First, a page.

Mining of domestic minerals and metals is a cornerstone of the U.S. economy, but data just published by the Energy Information Agency (EIA) show investment in U.S. mining and exploration declined an incredible 35% last year—from 135 billion in 2014 to 88 billion in 2015. This represents the second largest decline since 1948. There has also been a secular increase over time of imported minerals.
Three factors are contributing to this decline. Opposition to mining by the environmental movement increases costs because of litigation and delays. The withdrawal of federal lands, often with permanent restrictions on mining, force manufacturers to look elsewhere and, in part because of the opposition of environmentalists, the permitting process is long and drawn out. And last, a delay of three to four years or more, which is not uncommon, can reduce the value of a mine by 30–40% or more, souring investor interest. All of these factors have been particularly hard on coal, which is also being displaced by increasing natural gas from the hydraulic fracturing shale revolution.
Federal holdings used to be called the “land of many uses,” but increasingly the government, bowing to environmentalist pressure, has decided that mining of coal and minerals is no longer one of those uses. Millions of acres, largely in the West, are now zoned for no mining, no matter how remote they might be. All of these factors make mining here more expensive than elsewhere.
Senators push for domestic mining
What can be done? Alaskan Senator Lisa Murkowski, to her great credit, has sponsored two bills that could improve the efficiency of energy and mineral development, especially with respect to federal permitting. The proposed bills are linked together in a larger energy bill now before the Senate Energy and Natural Resources Committee. Perhaps the most important part of this bill is an improved performance metric for federal agencies involved in various stages of permitting for energy development.
Joined at the hip to this energy bill is the proposed Mineral Security Act, also designed to expedite the permitting process and to therefore increase the amount of domestic mining.
Sad to say, the committee vote for this important legislation is being held up in the Senate Committee, not by federal, regional or state issues, but by local problems of contaminated drinking water in the city of Flint, Michigan.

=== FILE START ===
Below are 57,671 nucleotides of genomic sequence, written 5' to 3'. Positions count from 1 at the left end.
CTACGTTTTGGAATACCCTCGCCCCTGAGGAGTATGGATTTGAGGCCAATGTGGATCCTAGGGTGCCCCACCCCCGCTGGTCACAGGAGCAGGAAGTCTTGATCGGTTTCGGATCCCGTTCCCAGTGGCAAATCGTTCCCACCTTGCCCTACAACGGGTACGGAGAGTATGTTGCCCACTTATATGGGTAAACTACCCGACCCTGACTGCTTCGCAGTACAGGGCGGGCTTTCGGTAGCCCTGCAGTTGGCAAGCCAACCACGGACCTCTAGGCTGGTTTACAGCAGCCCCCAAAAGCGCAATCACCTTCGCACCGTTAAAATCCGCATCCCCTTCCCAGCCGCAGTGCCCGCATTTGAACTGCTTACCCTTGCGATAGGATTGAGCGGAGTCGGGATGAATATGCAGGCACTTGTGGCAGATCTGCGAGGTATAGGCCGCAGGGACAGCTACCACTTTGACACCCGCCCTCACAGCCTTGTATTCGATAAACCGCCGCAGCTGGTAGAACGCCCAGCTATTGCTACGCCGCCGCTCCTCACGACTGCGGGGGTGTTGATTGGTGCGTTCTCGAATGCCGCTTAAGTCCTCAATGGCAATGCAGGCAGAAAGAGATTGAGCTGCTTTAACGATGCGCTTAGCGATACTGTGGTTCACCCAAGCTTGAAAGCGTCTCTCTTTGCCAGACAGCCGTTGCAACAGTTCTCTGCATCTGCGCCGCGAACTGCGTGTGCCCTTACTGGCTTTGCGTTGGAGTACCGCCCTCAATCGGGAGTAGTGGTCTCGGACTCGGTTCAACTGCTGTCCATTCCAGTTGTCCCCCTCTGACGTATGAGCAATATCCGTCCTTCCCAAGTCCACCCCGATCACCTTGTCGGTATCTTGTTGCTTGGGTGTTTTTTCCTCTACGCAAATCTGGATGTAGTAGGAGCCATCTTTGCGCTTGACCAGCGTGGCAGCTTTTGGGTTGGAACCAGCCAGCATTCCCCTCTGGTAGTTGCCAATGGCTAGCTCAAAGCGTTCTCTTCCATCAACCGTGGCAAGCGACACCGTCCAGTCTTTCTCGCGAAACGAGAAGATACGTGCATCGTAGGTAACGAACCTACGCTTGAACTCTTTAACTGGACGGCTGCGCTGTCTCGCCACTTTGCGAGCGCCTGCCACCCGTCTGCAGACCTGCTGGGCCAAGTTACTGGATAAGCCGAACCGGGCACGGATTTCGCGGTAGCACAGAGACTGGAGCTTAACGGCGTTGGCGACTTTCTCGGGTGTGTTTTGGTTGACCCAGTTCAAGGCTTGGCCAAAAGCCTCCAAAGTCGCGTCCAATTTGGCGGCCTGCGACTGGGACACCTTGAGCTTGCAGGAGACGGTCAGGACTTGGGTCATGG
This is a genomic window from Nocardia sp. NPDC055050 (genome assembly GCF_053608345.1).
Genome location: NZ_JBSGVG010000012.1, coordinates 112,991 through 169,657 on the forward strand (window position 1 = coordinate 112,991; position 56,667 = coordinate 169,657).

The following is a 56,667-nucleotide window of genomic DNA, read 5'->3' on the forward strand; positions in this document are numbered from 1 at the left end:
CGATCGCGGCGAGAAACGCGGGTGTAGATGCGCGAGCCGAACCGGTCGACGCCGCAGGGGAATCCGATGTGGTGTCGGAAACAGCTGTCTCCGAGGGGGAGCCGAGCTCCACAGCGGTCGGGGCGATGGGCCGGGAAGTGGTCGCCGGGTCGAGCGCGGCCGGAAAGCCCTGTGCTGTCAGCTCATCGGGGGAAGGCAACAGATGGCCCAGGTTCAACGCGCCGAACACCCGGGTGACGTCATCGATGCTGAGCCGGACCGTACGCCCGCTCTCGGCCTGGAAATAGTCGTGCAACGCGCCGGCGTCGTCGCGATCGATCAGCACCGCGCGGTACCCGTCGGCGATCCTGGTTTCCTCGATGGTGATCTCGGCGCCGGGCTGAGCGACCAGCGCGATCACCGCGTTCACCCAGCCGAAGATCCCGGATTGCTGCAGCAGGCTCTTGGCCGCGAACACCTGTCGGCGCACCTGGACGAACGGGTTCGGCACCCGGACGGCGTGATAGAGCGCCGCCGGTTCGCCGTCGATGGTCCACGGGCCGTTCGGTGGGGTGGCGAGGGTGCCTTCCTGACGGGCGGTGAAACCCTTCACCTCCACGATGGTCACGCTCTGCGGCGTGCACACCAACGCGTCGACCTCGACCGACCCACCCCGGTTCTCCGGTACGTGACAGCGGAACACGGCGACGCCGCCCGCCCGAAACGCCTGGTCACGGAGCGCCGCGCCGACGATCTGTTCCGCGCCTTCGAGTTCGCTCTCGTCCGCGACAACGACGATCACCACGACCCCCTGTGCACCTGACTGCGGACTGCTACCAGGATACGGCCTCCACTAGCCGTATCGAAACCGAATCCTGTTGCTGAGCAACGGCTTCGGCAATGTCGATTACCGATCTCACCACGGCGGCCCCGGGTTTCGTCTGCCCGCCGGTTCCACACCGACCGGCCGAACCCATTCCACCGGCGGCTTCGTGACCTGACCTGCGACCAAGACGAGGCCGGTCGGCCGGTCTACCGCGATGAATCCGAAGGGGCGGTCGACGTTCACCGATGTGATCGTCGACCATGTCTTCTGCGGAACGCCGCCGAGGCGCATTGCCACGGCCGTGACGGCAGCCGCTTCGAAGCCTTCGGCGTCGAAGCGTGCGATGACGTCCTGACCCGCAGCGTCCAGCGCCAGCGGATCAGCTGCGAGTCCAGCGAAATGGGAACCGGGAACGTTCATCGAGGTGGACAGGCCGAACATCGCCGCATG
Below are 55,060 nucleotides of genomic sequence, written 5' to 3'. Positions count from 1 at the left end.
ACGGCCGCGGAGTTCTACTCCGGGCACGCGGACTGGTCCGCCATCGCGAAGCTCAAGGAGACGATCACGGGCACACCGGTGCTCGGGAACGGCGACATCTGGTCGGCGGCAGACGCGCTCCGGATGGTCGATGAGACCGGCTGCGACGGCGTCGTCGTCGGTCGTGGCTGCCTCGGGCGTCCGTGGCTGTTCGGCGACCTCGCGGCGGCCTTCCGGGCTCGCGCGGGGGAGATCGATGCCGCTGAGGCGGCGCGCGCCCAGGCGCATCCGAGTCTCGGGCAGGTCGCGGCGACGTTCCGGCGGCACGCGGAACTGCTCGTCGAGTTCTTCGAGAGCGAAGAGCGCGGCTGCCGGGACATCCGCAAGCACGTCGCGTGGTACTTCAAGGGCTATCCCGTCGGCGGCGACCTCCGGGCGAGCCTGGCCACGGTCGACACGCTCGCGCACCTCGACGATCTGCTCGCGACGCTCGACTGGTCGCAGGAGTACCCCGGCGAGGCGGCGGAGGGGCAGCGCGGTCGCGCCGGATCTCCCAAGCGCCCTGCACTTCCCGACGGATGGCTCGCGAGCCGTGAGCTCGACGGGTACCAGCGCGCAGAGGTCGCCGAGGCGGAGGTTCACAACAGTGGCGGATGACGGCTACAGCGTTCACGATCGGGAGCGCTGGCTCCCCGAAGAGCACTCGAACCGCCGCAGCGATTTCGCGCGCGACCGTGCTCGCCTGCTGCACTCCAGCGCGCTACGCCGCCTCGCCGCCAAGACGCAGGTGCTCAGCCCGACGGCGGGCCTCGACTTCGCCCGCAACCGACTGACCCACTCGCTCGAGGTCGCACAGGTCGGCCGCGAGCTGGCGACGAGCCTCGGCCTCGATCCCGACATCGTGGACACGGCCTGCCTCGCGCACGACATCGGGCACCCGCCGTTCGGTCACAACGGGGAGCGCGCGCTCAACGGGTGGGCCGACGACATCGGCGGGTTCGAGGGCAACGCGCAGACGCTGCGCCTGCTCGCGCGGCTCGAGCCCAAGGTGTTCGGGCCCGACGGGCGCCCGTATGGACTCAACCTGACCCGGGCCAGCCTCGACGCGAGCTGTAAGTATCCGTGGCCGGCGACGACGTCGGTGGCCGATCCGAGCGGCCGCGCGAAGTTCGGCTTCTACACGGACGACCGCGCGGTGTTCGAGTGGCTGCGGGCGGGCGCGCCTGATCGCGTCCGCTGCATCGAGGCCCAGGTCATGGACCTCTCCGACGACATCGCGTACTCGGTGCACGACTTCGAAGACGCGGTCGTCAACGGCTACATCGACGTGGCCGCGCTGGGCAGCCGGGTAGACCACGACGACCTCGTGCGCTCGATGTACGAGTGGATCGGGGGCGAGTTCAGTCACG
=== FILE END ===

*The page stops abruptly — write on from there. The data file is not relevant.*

Hope for America’s energy renaissance
Nevertheless, until the final disposition of the energy and minerals bill is learned, there is hope on the horizon for minerals mining and energy production in general. The Supreme Court’s stay of EPA’s Clean Power Plan will provide real relief to the coal industry, as well as natural gas producers. In January, the House passed the Stream Act (H.R. 1644) which was crafted to block the Stream Protection Rule—a monstrous rule proposed by the Office of Surface Mining that would result in large waste and job loss in the coal fields. It awaits the attention of the Senate Energy and Natural Resources Committee. Finally, a U.S. District Judge in Anchorage issued an injunction to stop any further efforts by EPA to deny the Pebble Partnership due process rights to develop and submit a permit application to mine copper and gold in southwestern Alaska. We recently detailed the sad tale of EPA’s misuse of an obscure section of the 1977 Clean Water Act to stop the owners of what is, value‐wise, the second largest copper‐gold deposit on earth, from even applying for a permit. Things may be turning around in the mineral and mining world.
Within only the past five years, the U.S. has hit full stride in what is being called the American energy renaissance, and the U.S. is now the world’s leader in both oil and natural gas production. Minerals mining can follow the same pathway of success, especially if the federal permitting process is streamlined—reducing processing time from months and years—to a number of days or a few weeks at most, as in many states. Passage of and adherence to the Energy Policy and Minerals Security bill would work to reduce permitting time and hence decrease unnecessary imports of many minerals that are abundant here. U.S. minerals need to be mined, not undermined.